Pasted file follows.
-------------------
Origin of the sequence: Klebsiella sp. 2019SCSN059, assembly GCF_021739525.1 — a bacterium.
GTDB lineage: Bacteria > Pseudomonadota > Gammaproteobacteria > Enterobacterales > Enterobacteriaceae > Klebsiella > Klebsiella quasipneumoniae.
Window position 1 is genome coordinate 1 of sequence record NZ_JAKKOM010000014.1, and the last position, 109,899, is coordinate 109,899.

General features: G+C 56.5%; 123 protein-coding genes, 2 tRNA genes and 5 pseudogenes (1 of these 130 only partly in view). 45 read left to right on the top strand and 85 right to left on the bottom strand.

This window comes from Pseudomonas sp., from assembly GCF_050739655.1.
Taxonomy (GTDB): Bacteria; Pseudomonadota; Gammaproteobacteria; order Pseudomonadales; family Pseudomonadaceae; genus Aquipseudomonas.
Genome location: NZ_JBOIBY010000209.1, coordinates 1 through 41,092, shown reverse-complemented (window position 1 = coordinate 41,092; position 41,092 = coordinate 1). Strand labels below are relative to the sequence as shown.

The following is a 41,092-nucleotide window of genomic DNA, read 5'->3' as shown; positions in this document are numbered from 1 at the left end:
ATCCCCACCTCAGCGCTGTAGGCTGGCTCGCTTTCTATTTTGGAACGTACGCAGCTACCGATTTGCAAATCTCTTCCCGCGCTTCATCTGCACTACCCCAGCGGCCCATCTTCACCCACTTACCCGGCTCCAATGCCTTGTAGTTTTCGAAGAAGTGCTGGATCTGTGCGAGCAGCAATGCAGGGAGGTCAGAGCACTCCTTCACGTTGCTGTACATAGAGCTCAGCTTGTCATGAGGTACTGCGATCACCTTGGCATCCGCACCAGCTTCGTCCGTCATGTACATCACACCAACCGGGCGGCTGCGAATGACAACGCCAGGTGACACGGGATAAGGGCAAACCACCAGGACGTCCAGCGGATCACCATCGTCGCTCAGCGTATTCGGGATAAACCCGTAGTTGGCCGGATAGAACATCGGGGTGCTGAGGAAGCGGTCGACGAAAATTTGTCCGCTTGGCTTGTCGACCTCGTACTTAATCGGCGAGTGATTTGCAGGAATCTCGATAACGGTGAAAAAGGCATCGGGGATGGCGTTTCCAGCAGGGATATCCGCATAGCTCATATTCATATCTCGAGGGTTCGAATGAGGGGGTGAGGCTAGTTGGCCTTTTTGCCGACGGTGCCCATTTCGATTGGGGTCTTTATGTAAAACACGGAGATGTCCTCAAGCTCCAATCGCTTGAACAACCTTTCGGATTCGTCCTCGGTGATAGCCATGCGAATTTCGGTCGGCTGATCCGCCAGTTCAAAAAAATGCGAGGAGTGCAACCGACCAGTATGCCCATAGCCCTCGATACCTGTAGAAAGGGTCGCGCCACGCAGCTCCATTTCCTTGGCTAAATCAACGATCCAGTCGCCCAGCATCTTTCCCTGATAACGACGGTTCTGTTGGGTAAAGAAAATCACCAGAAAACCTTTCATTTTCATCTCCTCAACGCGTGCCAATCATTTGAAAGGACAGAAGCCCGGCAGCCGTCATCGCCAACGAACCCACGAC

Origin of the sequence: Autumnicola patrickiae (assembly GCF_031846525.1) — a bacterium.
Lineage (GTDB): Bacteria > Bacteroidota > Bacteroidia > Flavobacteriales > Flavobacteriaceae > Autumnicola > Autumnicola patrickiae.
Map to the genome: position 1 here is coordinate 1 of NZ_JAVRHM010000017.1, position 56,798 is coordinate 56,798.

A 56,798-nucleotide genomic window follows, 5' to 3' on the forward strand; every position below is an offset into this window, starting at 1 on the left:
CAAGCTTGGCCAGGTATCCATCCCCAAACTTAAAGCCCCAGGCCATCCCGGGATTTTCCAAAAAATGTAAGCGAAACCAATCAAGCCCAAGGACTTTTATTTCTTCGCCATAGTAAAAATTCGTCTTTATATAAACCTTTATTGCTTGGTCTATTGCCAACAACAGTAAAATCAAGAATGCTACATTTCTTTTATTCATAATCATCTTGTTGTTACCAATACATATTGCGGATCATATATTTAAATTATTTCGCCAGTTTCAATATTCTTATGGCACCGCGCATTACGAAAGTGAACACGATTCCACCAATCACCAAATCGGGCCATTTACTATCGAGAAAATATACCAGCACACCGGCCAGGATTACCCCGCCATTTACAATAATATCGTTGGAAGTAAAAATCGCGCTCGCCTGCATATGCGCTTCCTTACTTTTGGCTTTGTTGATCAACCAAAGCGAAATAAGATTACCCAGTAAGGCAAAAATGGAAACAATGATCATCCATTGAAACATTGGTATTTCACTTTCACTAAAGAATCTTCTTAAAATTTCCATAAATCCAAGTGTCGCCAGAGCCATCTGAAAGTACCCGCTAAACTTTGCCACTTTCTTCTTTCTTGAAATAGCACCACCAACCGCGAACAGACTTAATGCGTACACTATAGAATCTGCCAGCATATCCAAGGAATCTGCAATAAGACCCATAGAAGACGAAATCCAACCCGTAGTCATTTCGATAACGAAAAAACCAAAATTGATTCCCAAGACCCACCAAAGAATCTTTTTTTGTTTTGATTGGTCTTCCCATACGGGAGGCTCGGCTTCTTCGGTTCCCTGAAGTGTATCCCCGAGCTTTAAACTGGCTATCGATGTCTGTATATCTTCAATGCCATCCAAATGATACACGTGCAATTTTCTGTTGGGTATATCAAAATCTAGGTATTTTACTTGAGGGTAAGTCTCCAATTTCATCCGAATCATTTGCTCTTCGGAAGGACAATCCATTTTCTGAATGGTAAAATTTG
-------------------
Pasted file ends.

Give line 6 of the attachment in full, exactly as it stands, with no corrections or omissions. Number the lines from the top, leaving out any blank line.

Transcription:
Taxonomy (GTDB): Bacteria; Pseudomonadota; Gammaproteobacteria; order Pseudomonadales; family Pseudomonadaceae; genus Aquipseudomonas.